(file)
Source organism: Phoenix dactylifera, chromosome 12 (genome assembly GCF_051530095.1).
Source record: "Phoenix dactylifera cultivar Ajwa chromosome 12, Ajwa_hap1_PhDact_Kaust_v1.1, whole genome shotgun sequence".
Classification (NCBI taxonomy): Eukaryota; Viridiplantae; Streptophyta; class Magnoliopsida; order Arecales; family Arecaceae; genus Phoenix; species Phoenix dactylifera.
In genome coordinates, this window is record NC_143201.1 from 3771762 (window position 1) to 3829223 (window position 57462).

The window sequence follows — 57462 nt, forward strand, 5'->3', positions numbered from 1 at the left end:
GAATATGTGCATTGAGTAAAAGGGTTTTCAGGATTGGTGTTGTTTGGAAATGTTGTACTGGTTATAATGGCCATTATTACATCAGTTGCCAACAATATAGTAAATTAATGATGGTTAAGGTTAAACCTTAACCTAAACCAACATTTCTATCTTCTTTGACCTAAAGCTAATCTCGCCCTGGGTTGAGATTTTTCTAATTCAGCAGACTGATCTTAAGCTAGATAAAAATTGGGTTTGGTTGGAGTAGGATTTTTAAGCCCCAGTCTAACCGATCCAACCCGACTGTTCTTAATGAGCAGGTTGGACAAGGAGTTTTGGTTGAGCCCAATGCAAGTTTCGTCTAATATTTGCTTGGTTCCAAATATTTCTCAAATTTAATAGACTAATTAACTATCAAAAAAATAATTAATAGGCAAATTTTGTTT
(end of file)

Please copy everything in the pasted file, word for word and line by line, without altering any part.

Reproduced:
Source organism: Phoenix dactylifera, chromosome 12 (genome assembly GCF_051530095.1).
Source record: "Phoenix dactylifera cultivar Ajwa chromosome 12, Ajwa_hap1_PhDact_Kaust_v1.1, whole genome shotgun sequence".
Classification (NCBI taxonomy): Eukaryota; Viridiplantae; Streptophyta; class Magnoliopsida; order Arecales; family Arecaceae; genus Phoenix; species Phoenix dactylifera.
In genome coordinates, this window is record NC_143201.1 from 3771762 (window position 1) to 3829223 (window position 57462).

The window sequence follows — 57462 nt, forward strand, 5'->3', positions numbered from 1 at the left end:
GAATATGTGCATTGAGTAAAAGGGTTTTCAGGATTGGTGTTGTTTGGAAATGTTGTACTGGTTATAATGGCCATTATTACATCAGTTGCCAACAATATAGTAAATTAATGATGGTTAAGGTTAAACCTTAACCTAAACCAACATTTCTATCTTCTTTGACCTAAAGCTAATCTCGCCCTGGGTTGAGATTTTTCTAATTCAGCAGACTGATCTTAAGCTAGATAAAAATTGGGTTTGGTTGGAGTAGGATTTTTAAGCCCCAGTCTAACCGATCCAACCCGACTGTTCTTAATGAGCAGGTTGGACAAGGAGTTTTGGTTGAGCCCAATGCAAGTTTCGTCTAATATTTGCTTGGTTCCAAATATTTCTCAAATTTAATAGACTAATTAACTATCAAAAAAATAATTAATAGGCAAATTTTGTTT